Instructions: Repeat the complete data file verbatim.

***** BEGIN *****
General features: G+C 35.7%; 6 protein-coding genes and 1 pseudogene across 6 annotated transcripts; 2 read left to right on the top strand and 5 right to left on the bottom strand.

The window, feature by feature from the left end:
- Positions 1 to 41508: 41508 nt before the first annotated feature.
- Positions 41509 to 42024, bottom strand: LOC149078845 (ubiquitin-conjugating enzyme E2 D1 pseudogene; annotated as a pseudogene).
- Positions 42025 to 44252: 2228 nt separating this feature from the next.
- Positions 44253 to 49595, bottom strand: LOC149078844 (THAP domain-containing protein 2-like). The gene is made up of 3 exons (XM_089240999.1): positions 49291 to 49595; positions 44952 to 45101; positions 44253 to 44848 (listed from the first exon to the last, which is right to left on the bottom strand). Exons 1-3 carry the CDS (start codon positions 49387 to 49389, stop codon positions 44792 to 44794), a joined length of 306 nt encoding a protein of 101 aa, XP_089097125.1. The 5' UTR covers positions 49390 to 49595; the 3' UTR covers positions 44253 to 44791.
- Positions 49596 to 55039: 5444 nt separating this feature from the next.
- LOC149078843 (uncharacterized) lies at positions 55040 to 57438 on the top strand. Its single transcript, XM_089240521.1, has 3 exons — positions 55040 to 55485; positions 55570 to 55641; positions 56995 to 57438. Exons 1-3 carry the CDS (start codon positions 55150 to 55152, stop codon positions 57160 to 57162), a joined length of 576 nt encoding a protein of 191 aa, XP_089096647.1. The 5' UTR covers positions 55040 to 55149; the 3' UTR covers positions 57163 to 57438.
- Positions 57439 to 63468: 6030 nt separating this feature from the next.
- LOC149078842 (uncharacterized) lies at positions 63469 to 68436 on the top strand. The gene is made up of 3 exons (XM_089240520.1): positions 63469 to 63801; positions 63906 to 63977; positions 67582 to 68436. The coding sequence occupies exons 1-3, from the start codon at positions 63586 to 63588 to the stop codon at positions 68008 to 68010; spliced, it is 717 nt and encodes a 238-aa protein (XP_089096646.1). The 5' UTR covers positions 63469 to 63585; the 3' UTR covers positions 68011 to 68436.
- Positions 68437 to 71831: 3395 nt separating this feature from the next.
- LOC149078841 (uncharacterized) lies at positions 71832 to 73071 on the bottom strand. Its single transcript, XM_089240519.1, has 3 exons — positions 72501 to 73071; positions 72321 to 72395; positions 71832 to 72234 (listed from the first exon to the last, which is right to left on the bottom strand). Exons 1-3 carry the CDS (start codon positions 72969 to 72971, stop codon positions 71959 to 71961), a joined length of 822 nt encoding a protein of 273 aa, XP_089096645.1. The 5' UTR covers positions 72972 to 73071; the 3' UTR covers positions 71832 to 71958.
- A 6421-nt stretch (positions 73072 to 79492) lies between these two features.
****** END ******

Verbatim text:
General features: G+C 35.7%; 6 protein-coding genes and 1 pseudogene across 6 annotated transcripts; 2 read left to right on the top strand and 5 right to left on the bottom strand.

The window, feature by feature from the left end:
- Positions 1 to 41508: 41508 nt before the first annotated feature.
- Positions 41509 to 42024, bottom strand: LOC149078845 (ubiquitin-conjugating enzyme E2 D1 pseudogene; annotated as a pseudogene).
- Positions 42025 to 44252: 2228 nt separating this feature from the next.
- Positions 44253 to 49595, bottom strand: LOC149078844 (THAP domain-containing protein 2-like). The gene is made up of 3 exons (XM_089240999.1): positions 49291 to 49595; positions 44952 to 45101; positions 44253 to 44848 (listed from the first exon to the last, which is right to left on the bottom strand). Exons 1-3 carry the CDS (start codon positions 49387 to 49389, stop codon positions 44792 to 44794), a joined length of 306 nt encoding a protein of 101 aa, XP_089097125.1. The 5' UTR covers positions 49390 to 49595; the 3' UTR covers positions 44253 to 44791.
- Positions 49596 to 55039: 5444 nt separating this feature from the next.
- LOC149078843 (uncharacterized) lies at positions 55040 to 57438 on the top strand. Its single transcript, XM_089240521.1, has 3 exons — positions 55040 to 55485; positions 55570 to 55641; positions 56995 to 57438. Exons 1-3 carry the CDS (start codon positions 55150 to 55152, stop codon positions 57160 to 57162), a joined length of 576 nt encoding a protein of 191 aa, XP_089096647.1. The 5' UTR covers positions 55040 to 55149; the 3' UTR covers positions 57163 to 57438.
- Positions 57439 to 63468: 6030 nt separating this feature from the next.
- LOC149078842 (uncharacterized) lies at positions 63469 to 68436 on the top strand. The gene is made up of 3 exons (XM_089240520.1): positions 63469 to 63801; positions 63906 to 63977; positions 67582 to 68436. The coding sequence occupies exons 1-3, from the start codon at positions 63586 to 63588 to the stop codon at positions 68008 to 68010; spliced, it is 717 nt and encodes a 238-aa protein (XP_089096646.1). The 5' UTR covers positions 63469 to 63585; the 3' UTR covers positions 68011 to 68436.
- Positions 68437 to 71831: 3395 nt separating this feature from the next.
- LOC149078841 (uncharacterized) lies at positions 71832 to 73071 on the bottom strand. Its single transcript, XM_089240519.1, has 3 exons — positions 72501 to 73071; positions 72321 to 72395; positions 71832 to 72234 (listed from the first exon to the last, which is right to left on the bottom strand). Exons 1-3 carry the CDS (start codon positions 72969 to 72971, stop codon positions 71959 to 71961), a joined length of 822 nt encoding a protein of 273 aa, XP_089096645.1. The 5' UTR covers positions 72972 to 73071; the 3' UTR covers positions 71832 to 71958.
- A 6421-nt stretch (positions 73072 to 79492) lies between these two features.